It's easy to break endurance training down into its essential features: the laboratory idolatry of VO2 max, lactate threshold, and neuromuscular efficiency. A strata lower, the basic biochemistry of aerobic metabolism and energy utilization- wrinkled and evolutionarily ancient mitochondria, the Krebs cycle, glycogen storage and mobilization. Training is largely about pushing and pulling on these variables in controlled fashion, the outcome being faster running with less effort, time differentials in performance, and- if all goes well- improved race performance.
But as I sat on the cold ground next to a severely depleted and continuously vomiting Jared Campbell in the middle of the night at over 13,000 feet as we ascended Handies peak during the Hardrock 100 it was clear that none of these things mattered. Or, rather, those variables became ineluctably secondary to something much more primal. As he would then continue to do for the next 12 hours (to impressively finish in under 30 hours in 13th place), Jared pulled himself back up from the fetal position and the pool of vomit he had been lying in with a low, almost inhuman moan and stumbled forward in a ketone body-fueled stupor, eyes half-lidded and glassy, his breath coming in short, shallow gasps. I was reminded of Hal, the conscious supercomputer from Kubrick's 2001: A Space Odyssey whose speech, cognition, and overall functioning slowed to a tragically self-aware crawl as his processing units were removed one by one.
Faced with this situation I did what any good pacer would do: tried to make some lame jokes, force fed him 10-30 kcal of simple carbohydrate at a time on 7 minute intervals (when he let me), offered some words of encouragement, and took video of him while he vomited for posterity.
But let me backtrack a bit.
In the past two weeks I've been lucky enough to be a part of two epic adventures by two of the toughest dudes I know. First, I ran and hiked about 25 miles of Erik Storheim's pioneering completion of the difficult Millwood 100. This course- a rugged and circuitous mountain route designed by Jared Campbell- involves Millcreek, Big Cottonwood, and Little Cottonwood Canyons in the Wasatch and boasts approx. 45,000 feet of vertical climbing over 104 miles. Erik became the first person to finish it in one push, notching an impressive 38:56 despite getting lost for a bit. See his writeup here.
Then this past week I travelled to Silverton, Colorado to crew and pace Jared for his 8th outing in the Hardrock 100. The pre-race environment was a scene. The who's-who of ultrarunning were out and about with their skinny legs, UV damaged skin, product endorsement, and resting heart rates in the 30s. There was talk. There was prognostication. The blogging and media airwaves were clogged and heady: "Dakota is the clear pre-race favorite but Hal has been sleeping in an altitude tent.... Can't ever underestimate the Speedgoat... If Diana so much as stops to take a gel she'll get eaten alive by a fast closing Darcy..." It was all a bit overwhelming and I wasn't even running the damn race. Or, as seems to be the case: "race."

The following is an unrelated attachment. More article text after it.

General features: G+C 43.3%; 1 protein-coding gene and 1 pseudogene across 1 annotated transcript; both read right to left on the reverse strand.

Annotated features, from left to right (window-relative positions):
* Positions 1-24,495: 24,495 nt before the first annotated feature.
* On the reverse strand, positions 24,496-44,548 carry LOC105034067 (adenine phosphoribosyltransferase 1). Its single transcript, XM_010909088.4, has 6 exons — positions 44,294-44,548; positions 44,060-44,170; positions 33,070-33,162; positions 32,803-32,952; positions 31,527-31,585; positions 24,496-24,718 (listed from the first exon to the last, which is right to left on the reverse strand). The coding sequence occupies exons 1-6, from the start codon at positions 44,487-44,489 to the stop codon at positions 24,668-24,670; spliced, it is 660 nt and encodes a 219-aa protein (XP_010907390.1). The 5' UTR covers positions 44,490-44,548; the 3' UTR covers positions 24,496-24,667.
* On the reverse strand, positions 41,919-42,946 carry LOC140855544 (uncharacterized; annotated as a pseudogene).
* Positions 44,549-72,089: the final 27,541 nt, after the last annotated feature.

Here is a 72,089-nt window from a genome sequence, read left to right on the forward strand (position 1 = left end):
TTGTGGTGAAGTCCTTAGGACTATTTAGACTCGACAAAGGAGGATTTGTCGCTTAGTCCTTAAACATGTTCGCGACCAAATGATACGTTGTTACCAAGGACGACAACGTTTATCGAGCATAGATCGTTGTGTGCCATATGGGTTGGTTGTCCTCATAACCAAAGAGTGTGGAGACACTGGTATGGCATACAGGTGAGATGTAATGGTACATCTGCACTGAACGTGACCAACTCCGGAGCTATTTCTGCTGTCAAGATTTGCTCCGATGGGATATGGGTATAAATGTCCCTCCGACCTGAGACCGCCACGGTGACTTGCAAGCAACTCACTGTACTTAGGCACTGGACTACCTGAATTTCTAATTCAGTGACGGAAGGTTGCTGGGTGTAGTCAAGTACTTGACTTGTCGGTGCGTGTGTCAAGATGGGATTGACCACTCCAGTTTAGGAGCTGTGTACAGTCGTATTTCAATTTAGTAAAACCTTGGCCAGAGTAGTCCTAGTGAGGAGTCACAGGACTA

I made my way to and fro, hung out with some of the Salt Lake City crew present (thanks to David Hayes and Suzanne Lewis for putting me up), did some fantastic running, ate Nutella sandwiches, drank Montanya rum, read David Foster Wallace, and generally just took in the scene with a distance of healthy skepticism.
I watched other crews and pacers with their runners. Interestingly they seemed to be discussing a lot of details: splits, strategies, gels, gu's, chomps, bars, shoes, hydration, hats, Garmin battery life, maps, motivation, drop bags, rain gear, speed, distance, time. Concerned at my apparent relative lack of preparation, I approached Jared that night as he sipped his second beer. "Let's just have a good adventure in the mountains together" was his only directive. And we had a race plan.
Despite the differing circumstances of these two endeavors, once things get rolling it seems the basic shape is the same, the experience one of radical internality: the higher-level features of your self and personhood slowly whittled away by mountains, distance, and time leaving a husk of pure intention, the simple goal to keep moving forward at all costs. I've experienced this before first-person but it was interesting to watch it up-close. I say up-close but yet the distance here is vast: the interiority of this state is complete and untouchable. Your pain is whole, aching, raw and above all it is yours alone. As Elaine Scarry observed in her brilliant work The Body in Pain: The Making and Unmaking of the World: "To have pain is to have certainty, to hear about pain is to have doubt." I hiked alongside Jared as the sun rose at mile 80 or so, now 24 hours into the race: we shared the same rocky trail, the same unique spot and time on the earth, but we were on different planets.
And yet despite this gaping distance there is an intimacy in being invited to be here, in this strange proximity to another's suffering and vulnerability. You can't touch the core but you can mitigate some of the surface details. Crackers seemed to help.
A big thanks to both these impressive dudes for letting me be a part of some amazing athletic feats while remaining such solid, humble, and kind human beings.
|Erik at Elbow Fork|
|Ibid, with Pete Stoughton and Matt Hart|
|Making our way up trail.|
|Me, Erik, and Matt on Gobblers Knob. Yup, short shorts.|
|Erik descending off Gobblers|
|Erik and Matt at Upper Millcreek refueling.|
|Required Reading for ultrarunners.|
|David Hayes prior to a successful Hardrock finish.|
|Jared and Mindy, just prior to the start.|
|Christian Johnson, at the start.|
|Ascending out of Maggies.|
|Descent into Cunninghams.|
|David Hayes and Suzanne Lewis, the day after...|